(City of God, Bk I, 21)Augustine also said that capital punishment protects those who are undergoing it from further sinning, which might continue if their life went on.
If this is not enough, consider the thoughts of the Angelic Doctor, St. Thomas Aquinas, on this topic. Citing Exodus 22, which specifies that certain categories of wrongdoers shall not be permitted to live, Aquinas unequivocally states that civil rulers can execute justly to protect the peace of the state.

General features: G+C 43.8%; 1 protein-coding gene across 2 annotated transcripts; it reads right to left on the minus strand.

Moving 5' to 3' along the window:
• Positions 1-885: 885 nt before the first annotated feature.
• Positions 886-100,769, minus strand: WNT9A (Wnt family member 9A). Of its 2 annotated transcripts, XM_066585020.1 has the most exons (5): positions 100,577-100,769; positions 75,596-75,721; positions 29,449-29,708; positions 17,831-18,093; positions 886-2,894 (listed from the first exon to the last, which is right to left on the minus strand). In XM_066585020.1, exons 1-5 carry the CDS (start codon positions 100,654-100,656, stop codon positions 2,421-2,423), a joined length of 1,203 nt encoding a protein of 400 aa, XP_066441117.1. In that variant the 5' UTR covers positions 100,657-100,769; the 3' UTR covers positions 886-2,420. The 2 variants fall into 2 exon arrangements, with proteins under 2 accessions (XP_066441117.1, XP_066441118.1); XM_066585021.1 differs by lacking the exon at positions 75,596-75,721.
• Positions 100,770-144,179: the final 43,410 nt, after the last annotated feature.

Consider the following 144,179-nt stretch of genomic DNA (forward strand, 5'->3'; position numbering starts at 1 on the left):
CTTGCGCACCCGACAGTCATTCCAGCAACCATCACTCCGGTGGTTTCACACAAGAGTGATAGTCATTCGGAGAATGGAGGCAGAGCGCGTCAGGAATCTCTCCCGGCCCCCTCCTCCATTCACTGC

St. Thomas finds frivolous the argument that murderers should be allowed to live in hopes of their repentance, questioning how many innocent people should have to suffer death while waiting for the guilty to repent.
While capital punishment is not justifiable as an act of vengeance,.....
according to Aquinas it is justifiable to help secure the safety of the community by removing a dangerous wrongdoer and deterring others from his example; in addition, it is an act of justice, allowing expiation for the wrongdoer’s sin.St. Paul in his hearing before Festus says, “If then I am a wrongdoer, and have committed anything for which I deserve to die, I do not seek to escape death.” (Acts 25:11)